Tuesday, February 9, 2016

Sunday in Hobart and Beyond

Though smaller, the Farm Gate Market is a real farmers' one.
There were two things we wanted to do on Sunday before leaving Hobart. One was to visit the Farm Gate Market which was just down the street from our hotel. This is a relatively new market and it is in the heart of town, not on the waterfront. It is a true farmers’ market as the goal is bringing Tasmanian produce and products to the city and allowing the shoppers to get to know the farmers. Hopefully, it will create a following of locals to sustain the market's grown and existence.

I watched this little guy eat fresh cherries
and it made me smile! So cute!
The market’s philosophy is simple: “if you couldn’t eat it, drink it, grow it or meet the producer, then you wouldn’t find it at the market” no more than 20% of a vendor’s items can be from other than the vendor’s own production. You could find fresh everything: free-range eggs, cherries, nuts, butters, breads and baked goods – some gluten-free, seedlings, herbs and spices, olive oil, wines, spirits, jams, mustards, hand blended teas, roasted coffee, pink eye potatoes (they seem to be special here), berries of all kinds, oysters, truffles, flowers and much more. It is smaller than the Salamana Market, but better food items and not many crafts. 

I just love fresh carrots!
After shopping for some fresh fruits and carrots for car snacks, we enjoyed breakfast and some people watching before heading out to see the famous MONA Museum. I loved watching a little blonde boy eat fresh cherries. There was more on his face than in his tummy. He reminded me of our grandson Alex.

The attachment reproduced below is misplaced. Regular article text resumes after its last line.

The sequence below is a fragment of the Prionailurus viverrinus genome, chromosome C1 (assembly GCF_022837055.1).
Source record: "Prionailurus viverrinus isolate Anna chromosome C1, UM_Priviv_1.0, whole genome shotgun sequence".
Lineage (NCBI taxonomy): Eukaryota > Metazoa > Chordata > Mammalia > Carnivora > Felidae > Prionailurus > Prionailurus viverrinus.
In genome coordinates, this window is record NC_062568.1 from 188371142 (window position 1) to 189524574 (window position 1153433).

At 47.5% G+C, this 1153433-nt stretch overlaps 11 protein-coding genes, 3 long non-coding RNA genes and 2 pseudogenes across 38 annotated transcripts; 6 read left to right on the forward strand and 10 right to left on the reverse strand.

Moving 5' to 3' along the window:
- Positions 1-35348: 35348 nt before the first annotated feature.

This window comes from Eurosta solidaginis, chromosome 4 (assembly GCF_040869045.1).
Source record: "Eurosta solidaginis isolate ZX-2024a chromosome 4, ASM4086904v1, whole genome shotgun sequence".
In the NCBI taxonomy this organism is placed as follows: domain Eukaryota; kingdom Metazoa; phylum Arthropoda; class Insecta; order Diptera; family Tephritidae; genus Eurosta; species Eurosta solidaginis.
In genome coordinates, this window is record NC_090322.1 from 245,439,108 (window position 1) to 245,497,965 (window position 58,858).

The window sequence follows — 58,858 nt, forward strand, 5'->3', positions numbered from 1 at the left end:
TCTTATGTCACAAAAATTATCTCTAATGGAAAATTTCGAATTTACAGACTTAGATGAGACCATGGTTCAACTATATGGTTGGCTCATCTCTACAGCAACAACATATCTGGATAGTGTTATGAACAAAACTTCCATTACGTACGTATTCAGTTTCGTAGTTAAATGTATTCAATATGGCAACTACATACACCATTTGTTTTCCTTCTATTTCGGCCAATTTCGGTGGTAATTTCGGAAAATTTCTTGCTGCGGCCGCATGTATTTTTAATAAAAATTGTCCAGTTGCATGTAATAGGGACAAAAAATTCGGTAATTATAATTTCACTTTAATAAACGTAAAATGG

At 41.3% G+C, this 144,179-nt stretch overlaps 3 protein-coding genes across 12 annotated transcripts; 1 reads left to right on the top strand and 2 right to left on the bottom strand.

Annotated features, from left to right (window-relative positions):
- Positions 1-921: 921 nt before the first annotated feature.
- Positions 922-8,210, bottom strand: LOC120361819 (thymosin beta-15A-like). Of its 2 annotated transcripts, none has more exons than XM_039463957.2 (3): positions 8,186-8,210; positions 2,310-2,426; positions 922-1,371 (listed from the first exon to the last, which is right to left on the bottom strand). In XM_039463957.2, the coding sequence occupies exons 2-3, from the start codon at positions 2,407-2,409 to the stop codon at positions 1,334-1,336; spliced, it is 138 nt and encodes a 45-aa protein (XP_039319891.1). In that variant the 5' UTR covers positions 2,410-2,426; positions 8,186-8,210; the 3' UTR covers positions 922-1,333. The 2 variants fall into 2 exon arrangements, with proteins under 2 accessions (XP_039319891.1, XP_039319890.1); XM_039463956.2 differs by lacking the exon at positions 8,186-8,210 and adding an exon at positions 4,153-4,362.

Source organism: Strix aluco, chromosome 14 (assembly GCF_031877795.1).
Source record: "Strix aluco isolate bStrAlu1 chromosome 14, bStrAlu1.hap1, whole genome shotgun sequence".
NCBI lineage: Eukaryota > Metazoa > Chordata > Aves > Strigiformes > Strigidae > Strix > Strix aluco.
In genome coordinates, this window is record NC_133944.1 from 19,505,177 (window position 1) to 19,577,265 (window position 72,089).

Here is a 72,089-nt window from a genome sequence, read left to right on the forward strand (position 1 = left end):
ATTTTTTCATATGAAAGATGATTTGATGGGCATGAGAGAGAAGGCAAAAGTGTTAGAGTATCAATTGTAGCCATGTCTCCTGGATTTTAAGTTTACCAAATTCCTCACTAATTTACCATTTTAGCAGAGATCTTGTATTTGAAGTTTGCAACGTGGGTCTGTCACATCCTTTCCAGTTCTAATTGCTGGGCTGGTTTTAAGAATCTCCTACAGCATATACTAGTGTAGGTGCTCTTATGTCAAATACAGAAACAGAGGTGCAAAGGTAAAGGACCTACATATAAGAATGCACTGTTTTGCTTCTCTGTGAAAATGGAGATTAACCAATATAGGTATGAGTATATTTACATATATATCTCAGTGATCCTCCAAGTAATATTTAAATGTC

Off to MONA. This is the Museum of Old and New Art. And it is a private collection. So I was thinking: some old house along the river with a bunch of antiques and some modern art. Everyone said we must go there, so we did.

The grounds of MONA
Well … was I surprised! Just outside of town, this museum occupies a peninsula on the Derwent River. It is owned by philanthropist David Walsh and is one of the most beautiful and interesting museum buildings I have ever seen. Thinking we would be in and out in less than two hours and on our way, I was stunned by what unfolded before my eyes!

This is a modern art exhibit: the car was smashed
in front and back like being shoved into the cement!
I was curious about David Walsh, thinking he was a wealthy winemaker. He is that, but much more. He is an Australian professional gambler who privately owns a substantial collection of  art, antiquities and a winery. Walsh made his fortune by developing a gambling system used to bet on horse racing and other sports. In 2001, he founded the Moorilla Museum of Antiquities on the Berriedale peninsula in Hobart, which closed in 2007 to undergo $75 Million renovations.

Some of the art installations were huge. Others, ancient.
It was re-opened in January 2011 as the Museum of Old and New Art or MONA. MONA won the 2012 Australian Tourism Award for best new development and is a major Tasmanian tourist attraction. And now he is trying to add a casino only for non-Australians to attract high-roller art lovers from around the world. He must know his audience! Of course, he is battling with the authorities over this. Mr. Walsh is obviously a controversial individual.